Jon Brodkin at Ars Technica, writing about a representative from my home state of Tennessee:
Congressional Republicans want to impose “net neutrality” rules that allow Internet service providers to charge online services and websites for priority access to consumers. Making the case for paid prioritization Tuesday, US Rep. Marsha Blackburn (R-Tenn.) said that paying for priority access would be similar to enrolling in TSA Precheck.
“In real life, all sorts of interactions are prioritized every day,” Blackburn said in her opening statement at a subcommittee hearing on paid prioritization.
First, this is the exact opposite of what “net neutrality” means.
Secondly … I forgot what I was going to write and now my desk is covered in my own hair that I’ve pulled out.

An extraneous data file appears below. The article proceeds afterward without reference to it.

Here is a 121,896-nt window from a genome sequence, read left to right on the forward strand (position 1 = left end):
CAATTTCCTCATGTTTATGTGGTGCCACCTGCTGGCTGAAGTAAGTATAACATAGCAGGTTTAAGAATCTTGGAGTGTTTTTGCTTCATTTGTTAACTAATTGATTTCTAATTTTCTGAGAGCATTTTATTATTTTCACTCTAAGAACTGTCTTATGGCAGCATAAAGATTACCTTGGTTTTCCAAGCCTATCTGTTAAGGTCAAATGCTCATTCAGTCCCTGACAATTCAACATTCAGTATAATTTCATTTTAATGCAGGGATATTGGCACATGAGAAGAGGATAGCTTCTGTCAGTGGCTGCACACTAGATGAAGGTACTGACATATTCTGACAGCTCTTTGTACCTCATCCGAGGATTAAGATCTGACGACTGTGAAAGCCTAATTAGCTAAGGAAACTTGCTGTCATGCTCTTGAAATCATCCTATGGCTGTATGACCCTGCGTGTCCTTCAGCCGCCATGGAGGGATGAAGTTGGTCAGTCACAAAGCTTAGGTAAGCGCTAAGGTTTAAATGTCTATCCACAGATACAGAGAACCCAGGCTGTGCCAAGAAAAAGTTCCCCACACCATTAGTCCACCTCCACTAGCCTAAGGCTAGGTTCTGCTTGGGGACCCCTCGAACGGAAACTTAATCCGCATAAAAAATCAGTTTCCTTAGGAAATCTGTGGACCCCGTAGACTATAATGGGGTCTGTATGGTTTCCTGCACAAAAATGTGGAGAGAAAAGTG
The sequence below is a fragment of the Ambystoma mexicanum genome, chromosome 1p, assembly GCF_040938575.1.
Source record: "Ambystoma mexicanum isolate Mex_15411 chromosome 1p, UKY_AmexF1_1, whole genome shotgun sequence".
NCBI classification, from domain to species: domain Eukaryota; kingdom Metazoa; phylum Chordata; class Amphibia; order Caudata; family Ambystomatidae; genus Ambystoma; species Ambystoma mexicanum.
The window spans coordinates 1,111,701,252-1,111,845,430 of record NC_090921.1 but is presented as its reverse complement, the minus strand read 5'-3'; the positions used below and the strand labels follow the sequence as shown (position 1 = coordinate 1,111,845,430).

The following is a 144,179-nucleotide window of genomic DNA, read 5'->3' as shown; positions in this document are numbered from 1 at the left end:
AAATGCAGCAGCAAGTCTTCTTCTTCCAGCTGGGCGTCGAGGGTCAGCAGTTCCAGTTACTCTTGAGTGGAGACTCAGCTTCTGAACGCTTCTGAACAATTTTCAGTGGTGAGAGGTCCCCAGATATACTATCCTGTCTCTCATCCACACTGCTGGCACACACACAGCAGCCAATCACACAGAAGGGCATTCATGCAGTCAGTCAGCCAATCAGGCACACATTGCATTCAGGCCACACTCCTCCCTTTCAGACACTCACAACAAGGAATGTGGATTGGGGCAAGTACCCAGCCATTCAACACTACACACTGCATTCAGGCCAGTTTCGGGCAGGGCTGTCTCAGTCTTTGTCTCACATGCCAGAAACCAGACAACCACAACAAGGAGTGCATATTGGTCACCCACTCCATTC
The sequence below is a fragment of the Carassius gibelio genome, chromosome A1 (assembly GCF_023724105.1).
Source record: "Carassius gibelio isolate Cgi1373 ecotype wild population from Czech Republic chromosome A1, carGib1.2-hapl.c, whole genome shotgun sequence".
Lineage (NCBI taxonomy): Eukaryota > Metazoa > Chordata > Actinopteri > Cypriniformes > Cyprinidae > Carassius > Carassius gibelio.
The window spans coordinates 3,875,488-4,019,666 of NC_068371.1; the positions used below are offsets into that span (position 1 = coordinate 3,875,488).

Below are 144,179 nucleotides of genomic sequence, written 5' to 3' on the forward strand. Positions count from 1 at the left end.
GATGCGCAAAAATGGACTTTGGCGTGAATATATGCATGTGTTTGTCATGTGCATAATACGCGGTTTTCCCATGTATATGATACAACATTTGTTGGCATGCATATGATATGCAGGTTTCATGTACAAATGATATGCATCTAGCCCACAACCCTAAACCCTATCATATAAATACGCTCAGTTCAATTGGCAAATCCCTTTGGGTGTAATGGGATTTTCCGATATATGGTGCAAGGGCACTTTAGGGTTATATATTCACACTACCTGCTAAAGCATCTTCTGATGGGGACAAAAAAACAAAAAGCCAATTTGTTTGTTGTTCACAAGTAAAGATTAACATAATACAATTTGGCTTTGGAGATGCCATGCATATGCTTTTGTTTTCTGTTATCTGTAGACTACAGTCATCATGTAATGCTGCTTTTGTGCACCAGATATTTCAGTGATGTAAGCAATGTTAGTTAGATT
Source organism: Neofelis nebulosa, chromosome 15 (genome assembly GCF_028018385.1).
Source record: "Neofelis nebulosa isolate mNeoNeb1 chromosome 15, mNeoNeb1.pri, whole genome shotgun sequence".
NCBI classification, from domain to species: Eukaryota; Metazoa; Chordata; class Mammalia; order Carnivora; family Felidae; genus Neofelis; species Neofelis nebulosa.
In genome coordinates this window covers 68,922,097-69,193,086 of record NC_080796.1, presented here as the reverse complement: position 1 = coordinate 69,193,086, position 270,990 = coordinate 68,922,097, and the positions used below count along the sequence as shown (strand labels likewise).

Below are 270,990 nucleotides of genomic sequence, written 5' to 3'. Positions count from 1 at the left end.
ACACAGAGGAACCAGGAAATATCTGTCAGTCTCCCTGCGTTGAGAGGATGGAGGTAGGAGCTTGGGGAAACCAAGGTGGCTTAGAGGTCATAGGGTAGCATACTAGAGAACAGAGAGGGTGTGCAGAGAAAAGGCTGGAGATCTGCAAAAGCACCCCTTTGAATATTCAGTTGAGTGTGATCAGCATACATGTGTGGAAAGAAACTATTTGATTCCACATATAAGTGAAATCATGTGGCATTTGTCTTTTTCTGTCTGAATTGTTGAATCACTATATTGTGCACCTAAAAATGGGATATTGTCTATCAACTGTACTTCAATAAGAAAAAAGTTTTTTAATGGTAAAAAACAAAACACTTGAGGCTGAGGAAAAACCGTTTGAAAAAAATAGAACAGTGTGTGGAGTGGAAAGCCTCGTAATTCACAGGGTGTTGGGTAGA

Let’s see what she said:
Many of you sitting in this room right now paid a line-sitter to get priority access to this hearing. In fact, it is commonplace for the government itself to offer priority access to services. If you have ever used Priority Mail, you know this to be the case. And what about TSA Precheck? It just might have saved you time as you traveled here today. If you define paid prioritization as simply the act of paying to get your own content in front of the consumer faster, prioritized ads or sponsored content are the basis of many business models online, as many of our members pointed out at the Facebook hearing last week.
Blackburn is currently the chair of the House Communications and Technology subcommittee, so she has some authority when it comes to Internet legislation. However, she’s running for Bob Corker’s Senate seat here in TN, so that could change.
Personally, I can’t wait to vote for her opponent.